Research into eyes and eyesight in Aotearoa-New Zealand needs to be visionary.
Which is why the new Vision Research Foundation (VRF) has been established – to move beyond the safe and incremental, to attract the funding and knowledge needed to make life-changing discoveries, and to unlock the potential medical talent shut out by inequity.
Professor Helen Danesh-Meyer (pictured below) founded the Foundation as a charitable trust in 2022 and is now its Scientific Director.
It was established with the support of a generous philanthropist and has since started to attract direct donations and bequests. Now the VRF has set up a philanthropic investment fund at Momentum Waikato, which is open for public donations from anywhere.
“We are at a time when technology is developing faster than most research ideas,” says Helen.
“The Vision Research Foundation is therefore aimed at using those rapidly developing technological advances to disrupt traditional modes of eye care and research.
“Our philosophy is that by challenging established paradigms we can make transformative discoveries in vision science.
“We are driving a collaborative, multi-disciplinary network of researchers who are committed to translational and impactful research. The emphasis is on building a strong and dynamic vision research environment.”
Good vision and eye health are precious. Our eyes connect us to the world and are a window into the health of our brain and entire body.
Helen says we will all be directly impacted by vision-related disorders or the threat of blindness at some stage of our lives, whether for ourselves or our family and friends. And we will all face neurological and degenerative conditions as we age.
“Our journey through these challenges is being much improved by transformative medical discoveries that directly influence the course of our well-being.
“The Vision Research Foundation therefore has a laser-sharp focus on three goals. First, to support young researchers and keep bright minds in New Zealand.
“Second, we back research that challenges current thinking and paradigms, in particular in the areas of glaucoma and neurological diseases. This is necessary because most existing health funding organisations only want to support safe incremental research.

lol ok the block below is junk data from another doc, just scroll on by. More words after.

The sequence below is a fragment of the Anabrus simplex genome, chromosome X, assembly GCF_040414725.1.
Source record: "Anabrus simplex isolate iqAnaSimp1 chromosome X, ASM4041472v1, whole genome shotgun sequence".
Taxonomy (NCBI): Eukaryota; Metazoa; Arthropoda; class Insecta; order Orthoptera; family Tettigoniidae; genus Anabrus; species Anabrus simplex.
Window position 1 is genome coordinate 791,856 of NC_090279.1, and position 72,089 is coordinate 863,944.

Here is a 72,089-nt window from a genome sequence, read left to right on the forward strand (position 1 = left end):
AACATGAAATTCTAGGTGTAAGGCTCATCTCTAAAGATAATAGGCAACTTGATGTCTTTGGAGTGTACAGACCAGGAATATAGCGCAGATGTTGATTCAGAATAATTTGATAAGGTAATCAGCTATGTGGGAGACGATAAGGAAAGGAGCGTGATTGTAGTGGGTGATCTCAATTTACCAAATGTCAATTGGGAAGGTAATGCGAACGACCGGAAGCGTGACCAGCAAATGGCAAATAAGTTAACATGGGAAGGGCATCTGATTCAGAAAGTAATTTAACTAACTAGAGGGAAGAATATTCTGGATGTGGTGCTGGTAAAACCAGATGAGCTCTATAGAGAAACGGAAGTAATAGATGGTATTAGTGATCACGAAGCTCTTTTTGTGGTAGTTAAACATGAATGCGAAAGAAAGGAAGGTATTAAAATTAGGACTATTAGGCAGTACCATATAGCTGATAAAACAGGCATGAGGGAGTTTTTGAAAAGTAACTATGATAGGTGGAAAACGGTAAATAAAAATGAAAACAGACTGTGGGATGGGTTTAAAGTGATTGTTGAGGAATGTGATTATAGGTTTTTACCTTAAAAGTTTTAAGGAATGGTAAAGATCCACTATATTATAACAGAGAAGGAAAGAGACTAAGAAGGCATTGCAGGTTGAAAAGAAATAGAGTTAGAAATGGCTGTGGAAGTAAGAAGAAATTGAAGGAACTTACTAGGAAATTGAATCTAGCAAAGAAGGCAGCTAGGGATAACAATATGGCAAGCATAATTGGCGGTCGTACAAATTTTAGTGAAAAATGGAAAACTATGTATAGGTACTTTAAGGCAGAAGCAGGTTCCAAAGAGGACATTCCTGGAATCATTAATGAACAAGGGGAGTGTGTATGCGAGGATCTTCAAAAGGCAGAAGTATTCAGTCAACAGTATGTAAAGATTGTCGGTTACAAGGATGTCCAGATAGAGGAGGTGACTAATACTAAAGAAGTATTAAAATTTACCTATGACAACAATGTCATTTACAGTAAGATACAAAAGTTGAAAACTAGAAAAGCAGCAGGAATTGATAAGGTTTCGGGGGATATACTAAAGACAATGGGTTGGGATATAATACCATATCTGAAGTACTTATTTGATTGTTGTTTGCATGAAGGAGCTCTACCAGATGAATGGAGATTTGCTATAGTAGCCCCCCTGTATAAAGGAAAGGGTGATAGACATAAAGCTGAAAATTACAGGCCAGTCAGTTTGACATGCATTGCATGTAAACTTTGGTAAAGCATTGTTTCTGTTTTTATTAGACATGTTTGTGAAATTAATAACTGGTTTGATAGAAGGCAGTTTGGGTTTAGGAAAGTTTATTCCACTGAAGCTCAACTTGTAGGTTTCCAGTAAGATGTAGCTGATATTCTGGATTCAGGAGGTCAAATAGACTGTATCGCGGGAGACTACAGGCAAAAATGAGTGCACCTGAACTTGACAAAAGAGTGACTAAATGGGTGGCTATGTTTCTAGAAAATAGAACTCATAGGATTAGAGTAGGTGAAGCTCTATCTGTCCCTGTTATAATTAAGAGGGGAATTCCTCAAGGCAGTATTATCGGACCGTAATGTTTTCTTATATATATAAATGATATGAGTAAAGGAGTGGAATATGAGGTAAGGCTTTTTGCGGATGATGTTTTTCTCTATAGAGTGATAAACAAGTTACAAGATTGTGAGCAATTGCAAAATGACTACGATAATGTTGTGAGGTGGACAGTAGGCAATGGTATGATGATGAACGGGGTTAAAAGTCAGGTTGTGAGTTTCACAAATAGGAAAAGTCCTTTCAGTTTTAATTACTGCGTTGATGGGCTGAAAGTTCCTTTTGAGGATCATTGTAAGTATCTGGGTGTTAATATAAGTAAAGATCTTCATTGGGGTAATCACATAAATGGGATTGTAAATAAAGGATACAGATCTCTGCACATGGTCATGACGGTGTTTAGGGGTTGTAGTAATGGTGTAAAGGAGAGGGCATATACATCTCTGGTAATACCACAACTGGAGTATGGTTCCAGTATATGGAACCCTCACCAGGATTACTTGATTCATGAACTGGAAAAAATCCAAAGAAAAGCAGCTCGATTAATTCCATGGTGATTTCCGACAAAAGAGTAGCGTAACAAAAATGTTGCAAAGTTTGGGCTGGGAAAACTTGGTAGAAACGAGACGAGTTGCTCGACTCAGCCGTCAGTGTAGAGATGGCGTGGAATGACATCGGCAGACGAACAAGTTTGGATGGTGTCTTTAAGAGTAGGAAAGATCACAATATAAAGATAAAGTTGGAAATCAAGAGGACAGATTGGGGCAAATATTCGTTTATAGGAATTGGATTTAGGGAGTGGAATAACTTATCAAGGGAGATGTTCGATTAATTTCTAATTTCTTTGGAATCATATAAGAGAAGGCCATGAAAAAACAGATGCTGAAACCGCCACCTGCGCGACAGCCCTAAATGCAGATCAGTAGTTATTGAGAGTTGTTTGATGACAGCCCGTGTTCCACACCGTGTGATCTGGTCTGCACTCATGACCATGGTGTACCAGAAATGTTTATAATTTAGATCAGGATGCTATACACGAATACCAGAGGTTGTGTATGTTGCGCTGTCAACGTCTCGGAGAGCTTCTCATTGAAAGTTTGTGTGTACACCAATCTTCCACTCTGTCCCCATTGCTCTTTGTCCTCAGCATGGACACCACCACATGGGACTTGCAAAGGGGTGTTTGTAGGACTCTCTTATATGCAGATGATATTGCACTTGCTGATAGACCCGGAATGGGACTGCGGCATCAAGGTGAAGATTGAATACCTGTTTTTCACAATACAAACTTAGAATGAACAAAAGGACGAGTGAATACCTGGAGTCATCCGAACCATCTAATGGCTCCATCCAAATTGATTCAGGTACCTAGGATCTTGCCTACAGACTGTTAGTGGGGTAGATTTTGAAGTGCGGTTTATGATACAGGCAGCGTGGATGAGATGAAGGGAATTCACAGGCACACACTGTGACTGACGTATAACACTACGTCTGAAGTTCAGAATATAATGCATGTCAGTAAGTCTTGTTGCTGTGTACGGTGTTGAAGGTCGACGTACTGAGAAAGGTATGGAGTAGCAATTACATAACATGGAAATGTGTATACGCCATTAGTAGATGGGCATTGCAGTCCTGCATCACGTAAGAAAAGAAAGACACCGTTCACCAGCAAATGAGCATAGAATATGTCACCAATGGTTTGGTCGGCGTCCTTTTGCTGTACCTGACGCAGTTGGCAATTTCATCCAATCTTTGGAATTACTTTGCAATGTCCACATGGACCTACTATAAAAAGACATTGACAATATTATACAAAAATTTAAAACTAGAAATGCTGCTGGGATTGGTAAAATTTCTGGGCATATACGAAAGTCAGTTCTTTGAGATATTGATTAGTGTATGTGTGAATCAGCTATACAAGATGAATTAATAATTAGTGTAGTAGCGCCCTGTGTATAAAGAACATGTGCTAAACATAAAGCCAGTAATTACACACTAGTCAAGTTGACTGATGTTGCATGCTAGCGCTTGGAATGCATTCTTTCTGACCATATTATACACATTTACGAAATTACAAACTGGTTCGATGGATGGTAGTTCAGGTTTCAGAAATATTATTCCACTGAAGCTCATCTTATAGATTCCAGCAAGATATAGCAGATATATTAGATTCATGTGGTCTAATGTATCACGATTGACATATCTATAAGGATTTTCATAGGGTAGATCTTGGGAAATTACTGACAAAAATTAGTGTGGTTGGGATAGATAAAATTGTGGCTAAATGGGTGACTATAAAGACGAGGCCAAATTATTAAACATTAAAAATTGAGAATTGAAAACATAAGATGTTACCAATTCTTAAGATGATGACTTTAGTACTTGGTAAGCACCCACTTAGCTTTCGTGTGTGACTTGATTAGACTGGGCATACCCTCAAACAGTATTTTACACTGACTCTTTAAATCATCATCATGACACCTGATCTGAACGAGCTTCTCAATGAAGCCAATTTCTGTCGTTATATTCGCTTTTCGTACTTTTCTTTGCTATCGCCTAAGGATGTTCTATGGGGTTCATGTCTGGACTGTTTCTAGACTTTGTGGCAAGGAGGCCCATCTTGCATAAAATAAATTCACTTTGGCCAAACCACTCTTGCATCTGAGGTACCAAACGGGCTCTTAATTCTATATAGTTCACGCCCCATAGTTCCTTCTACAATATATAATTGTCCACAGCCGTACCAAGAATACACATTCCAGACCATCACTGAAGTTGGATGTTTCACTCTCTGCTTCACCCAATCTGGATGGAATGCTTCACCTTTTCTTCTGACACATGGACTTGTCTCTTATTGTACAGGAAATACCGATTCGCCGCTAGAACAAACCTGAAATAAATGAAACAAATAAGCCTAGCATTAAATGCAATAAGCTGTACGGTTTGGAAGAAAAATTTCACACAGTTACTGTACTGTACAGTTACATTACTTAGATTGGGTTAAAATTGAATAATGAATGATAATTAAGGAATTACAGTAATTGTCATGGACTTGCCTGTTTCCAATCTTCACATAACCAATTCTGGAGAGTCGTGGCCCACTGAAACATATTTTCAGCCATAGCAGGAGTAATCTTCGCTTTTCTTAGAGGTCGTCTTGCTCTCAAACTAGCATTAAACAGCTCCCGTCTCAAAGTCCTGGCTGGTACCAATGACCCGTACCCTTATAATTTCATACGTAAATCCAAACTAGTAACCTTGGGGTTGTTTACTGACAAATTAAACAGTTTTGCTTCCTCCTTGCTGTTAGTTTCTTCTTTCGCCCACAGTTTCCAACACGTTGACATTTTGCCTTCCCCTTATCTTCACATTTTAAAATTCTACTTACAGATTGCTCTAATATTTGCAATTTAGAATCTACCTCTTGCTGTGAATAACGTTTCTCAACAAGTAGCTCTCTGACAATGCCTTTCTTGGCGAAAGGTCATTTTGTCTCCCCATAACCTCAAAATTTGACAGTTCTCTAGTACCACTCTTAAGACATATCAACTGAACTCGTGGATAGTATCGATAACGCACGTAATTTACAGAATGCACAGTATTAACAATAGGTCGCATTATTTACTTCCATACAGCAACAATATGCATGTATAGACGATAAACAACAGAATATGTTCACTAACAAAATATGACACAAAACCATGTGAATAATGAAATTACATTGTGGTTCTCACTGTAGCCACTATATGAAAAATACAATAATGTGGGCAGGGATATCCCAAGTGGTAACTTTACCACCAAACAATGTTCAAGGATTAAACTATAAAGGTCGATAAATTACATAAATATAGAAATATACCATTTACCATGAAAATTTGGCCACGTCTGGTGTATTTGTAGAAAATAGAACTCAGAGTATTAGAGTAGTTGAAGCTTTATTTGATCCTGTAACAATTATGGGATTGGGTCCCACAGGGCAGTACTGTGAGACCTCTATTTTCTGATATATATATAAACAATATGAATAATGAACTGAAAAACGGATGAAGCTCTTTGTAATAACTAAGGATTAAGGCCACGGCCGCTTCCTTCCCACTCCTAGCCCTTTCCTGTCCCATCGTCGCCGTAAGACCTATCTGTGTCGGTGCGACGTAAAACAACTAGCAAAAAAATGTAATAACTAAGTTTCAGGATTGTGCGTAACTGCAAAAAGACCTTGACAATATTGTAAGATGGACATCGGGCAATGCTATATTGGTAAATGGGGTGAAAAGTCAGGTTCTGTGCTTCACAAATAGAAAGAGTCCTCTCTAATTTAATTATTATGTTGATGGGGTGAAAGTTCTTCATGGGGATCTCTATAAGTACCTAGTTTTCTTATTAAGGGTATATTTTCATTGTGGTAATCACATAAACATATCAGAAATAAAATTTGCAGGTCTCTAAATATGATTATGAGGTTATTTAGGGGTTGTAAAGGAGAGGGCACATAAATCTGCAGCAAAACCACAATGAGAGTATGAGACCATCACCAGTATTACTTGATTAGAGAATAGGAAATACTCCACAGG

“Third, we are committed to developing the entire research environment, which means building diverse research teams, addressing research culture, and supporting the next generation,” says Helen.
Vision Research Foundation grants go to scholarships and clinical and social research, which to date has included the relationship between Alzheimer’s and Glaucoma, preservative toxicity in Glaucoma eyedrops, optic nerve diseases in children, and identifying and removing barriers to wahine Maaori becoming surgeons.
New Zealand researchers are significantly underfunded per capita compared to Australia, UK, Canada and the US, with less than eight per cent of all research grant applications to the existing bodies here being funded.
To address this shortfall, the Vision Research Foundation is already off to a great start in attracting direct donations via their own connections.
Now, to make it easier for the public to support their work, and to diversify their income streams, they have sent up a dedicated fund at Momentum Waikato, the region’s community foundation.
Although it is based in the Waikato, the Vision Research Foundation Fund at Momentum invites donations from anyone anywhere, as the VRF supports eye and health research wherever it is happening in New Zealand. Donations are invested as part of Momentum’s endowment fund and the resulting income goes back to the VRF for use in its grant scheme.
Momentum Waikato Chief Executive Kelvyn Eglinton says it is an honour to be hosting the VRF Fund, given its national focus.
“The initiative and determination of Professor Danesh-Meyer and the Vision Research Foundation is quite humbling,” says Kelvyn.
“We’re pleased to be playing small part in securing their critical mission, which will certainly have transformational benefits impacts for the wellbeing of New Zealanders and people everywhere.”